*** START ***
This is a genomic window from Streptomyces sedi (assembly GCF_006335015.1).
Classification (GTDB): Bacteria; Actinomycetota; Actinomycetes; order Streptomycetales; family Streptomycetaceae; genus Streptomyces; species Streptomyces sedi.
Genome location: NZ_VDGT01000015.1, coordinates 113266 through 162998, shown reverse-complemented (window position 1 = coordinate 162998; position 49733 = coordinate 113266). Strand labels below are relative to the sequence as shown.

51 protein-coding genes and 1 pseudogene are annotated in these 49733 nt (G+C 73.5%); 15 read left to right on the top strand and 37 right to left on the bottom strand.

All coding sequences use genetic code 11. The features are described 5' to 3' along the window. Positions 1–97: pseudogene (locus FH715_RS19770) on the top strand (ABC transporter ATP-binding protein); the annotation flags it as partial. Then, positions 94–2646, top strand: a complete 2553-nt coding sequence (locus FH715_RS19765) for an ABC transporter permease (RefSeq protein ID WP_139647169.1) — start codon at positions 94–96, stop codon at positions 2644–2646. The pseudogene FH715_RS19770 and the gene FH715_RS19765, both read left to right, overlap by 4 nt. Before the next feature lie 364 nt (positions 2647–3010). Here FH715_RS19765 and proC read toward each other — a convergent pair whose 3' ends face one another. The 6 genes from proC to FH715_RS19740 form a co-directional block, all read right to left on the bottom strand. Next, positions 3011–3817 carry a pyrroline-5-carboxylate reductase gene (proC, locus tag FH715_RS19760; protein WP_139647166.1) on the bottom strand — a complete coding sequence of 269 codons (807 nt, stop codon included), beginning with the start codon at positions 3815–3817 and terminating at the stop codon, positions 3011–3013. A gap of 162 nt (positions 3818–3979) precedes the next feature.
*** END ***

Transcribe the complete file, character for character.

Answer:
This is a genomic window from Streptomyces sedi (assembly GCF_006335015.1).
Classification (GTDB): Bacteria; Actinomycetota; Actinomycetes; order Streptomycetales; family Streptomycetaceae; genus Streptomyces; species Streptomyces sedi.
Genome location: NZ_VDGT01000015.1, coordinates 113266 through 162998, shown reverse-complemented (window position 1 = coordinate 162998; position 49733 = coordinate 113266). Strand labels below are relative to the sequence as shown.

51 protein-coding genes and 1 pseudogene are annotated in these 49733 nt (G+C 73.5%); 15 read left to right on the top strand and 37 right to left on the bottom strand.

All coding sequences use genetic code 11. The features are described 5' to 3' along the window. Positions 1–97: pseudogene (locus FH715_RS19770) on the top strand (ABC transporter ATP-binding protein); the annotation flags it as partial. Then, positions 94–2646, top strand: a complete 2553-nt coding sequence (locus FH715_RS19765) for an ABC transporter permease (RefSeq protein ID WP_139647169.1) — start codon at positions 94–96, stop codon at positions 2644–2646. The pseudogene FH715_RS19770 and the gene FH715_RS19765, both read left to right, overlap by 4 nt. Before the next feature lie 364 nt (positions 2647–3010). Here FH715_RS19765 and proC read toward each other — a convergent pair whose 3' ends face one another. The 6 genes from proC to FH715_RS19740 form a co-directional block, all read right to left on the bottom strand. Next, positions 3011–3817 carry a pyrroline-5-carboxylate reductase gene (proC, locus tag FH715_RS19760; protein WP_139647166.1) on the bottom strand — a complete coding sequence of 269 codons (807 nt, stop codon included), beginning with the start codon at positions 3815–3817 and terminating at the stop codon, positions 3011–3013. A gap of 162 nt (positions 3818–3979) precedes the next feature.